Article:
Bangkok, Feb 24 (efe-epa).- The Philippine military said Tuesday night it arrested nine women suspected of planning suicide bombings with links to the Abu Sayyaf terror group leadership.
The women were arrested Friday during a series of raids at three homes in the south-western province of Sulu in the Philippines, General Corleto Velluan, head of the Philippine Armed Forces Western Command said.
During the operation, the authorities seized several material used to make homemade explosive devices, including detonators, and a sketch presumably of the targets of the attack.
Abu Sayyaf, which pledged its allegiance to the Islamic State (IS) terror group in 2014, was founded in the 1990s by veterans of the Afghanistan war against the Soviet Union on the neighboring island of Basilan, and has carried out several attacks and kidnappings of foreign tourists and Christian missionaries.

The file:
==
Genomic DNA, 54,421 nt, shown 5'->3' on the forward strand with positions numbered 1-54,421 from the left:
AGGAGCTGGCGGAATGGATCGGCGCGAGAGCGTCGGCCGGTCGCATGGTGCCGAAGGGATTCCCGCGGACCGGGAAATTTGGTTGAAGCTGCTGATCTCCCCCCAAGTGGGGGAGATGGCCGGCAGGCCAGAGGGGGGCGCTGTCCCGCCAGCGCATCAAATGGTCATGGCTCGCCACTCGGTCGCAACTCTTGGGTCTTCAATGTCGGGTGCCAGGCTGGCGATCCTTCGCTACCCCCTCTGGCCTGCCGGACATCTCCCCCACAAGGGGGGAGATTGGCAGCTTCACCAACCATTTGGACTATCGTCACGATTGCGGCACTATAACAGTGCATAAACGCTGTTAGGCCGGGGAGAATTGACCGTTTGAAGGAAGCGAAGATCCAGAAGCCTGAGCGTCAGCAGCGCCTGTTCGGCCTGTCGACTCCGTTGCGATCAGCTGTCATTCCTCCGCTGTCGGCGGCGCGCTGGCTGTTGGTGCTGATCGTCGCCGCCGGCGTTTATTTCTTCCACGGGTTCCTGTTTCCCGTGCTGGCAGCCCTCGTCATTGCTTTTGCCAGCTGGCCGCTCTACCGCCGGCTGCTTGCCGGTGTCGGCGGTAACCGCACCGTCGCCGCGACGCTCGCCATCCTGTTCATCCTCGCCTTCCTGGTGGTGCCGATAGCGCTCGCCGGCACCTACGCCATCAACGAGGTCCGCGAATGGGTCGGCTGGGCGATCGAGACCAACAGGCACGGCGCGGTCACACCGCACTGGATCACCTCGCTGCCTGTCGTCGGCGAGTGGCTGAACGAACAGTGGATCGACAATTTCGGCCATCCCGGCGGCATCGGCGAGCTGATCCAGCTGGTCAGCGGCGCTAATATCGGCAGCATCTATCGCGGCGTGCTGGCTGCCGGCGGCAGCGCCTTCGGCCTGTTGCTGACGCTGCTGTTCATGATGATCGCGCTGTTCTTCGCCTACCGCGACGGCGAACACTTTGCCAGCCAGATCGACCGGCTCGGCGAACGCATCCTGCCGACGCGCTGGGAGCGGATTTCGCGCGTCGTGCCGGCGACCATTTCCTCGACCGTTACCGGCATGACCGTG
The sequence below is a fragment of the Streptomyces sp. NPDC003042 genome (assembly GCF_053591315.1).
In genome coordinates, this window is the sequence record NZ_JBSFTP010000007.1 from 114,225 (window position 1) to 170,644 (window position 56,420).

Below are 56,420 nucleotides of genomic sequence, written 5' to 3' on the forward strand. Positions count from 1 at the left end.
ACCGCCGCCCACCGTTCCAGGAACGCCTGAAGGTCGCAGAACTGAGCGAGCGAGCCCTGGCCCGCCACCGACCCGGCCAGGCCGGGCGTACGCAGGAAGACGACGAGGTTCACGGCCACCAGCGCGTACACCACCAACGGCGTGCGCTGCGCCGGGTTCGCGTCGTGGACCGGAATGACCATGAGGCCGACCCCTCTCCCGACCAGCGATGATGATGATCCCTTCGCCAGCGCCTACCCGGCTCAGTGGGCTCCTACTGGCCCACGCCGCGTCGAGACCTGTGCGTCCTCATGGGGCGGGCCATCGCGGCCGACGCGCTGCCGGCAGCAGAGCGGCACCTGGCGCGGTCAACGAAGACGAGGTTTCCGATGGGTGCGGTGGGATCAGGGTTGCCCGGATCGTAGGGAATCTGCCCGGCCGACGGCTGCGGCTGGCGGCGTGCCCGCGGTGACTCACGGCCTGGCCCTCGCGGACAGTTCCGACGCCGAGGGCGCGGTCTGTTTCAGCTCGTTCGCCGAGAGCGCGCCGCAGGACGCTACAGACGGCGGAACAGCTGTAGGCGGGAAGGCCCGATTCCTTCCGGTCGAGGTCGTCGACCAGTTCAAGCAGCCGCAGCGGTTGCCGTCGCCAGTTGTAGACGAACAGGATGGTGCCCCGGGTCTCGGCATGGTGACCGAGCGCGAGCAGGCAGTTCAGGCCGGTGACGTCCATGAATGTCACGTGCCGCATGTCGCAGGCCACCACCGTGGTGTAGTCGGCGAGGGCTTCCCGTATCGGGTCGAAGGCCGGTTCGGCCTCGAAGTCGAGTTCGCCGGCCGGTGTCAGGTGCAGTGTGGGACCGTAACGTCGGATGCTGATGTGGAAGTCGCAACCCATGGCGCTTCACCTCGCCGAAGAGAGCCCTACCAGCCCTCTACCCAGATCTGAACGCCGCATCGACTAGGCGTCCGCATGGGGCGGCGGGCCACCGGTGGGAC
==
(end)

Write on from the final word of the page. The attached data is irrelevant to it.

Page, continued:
The group, responsible for the worst terrorist attacks in the Philippines, has claimed the twin suicide attack carried out by two Indonesian militants in January 2019 at a cathedral in Jolo, Sulu’s capital, during Sunday mass.
A total of 23 people were killed in the attack and over 100 injured.
Although Islamist extremism is not new to the Philippines, suicide attacks do not correspond to the classic modus operandi of local groups, but have emerged as a recent threat in the country.
The Philippines has already recorded five such attacks in two years, all claimed by the IS and committed with the logistical support of Abu Sayyaf.
It is believed that there are about 300 Abu Sayyaf fighters in Sulu along with several foreign terrorists, who fled Syria and Iraq and found refuge with them.
The arrival of foreign extremists in the Philippines has involved the importation of new forms of more extreme violence, such as lone wolves and suicide bombings, a method that was not common among local groups. EFE-EPA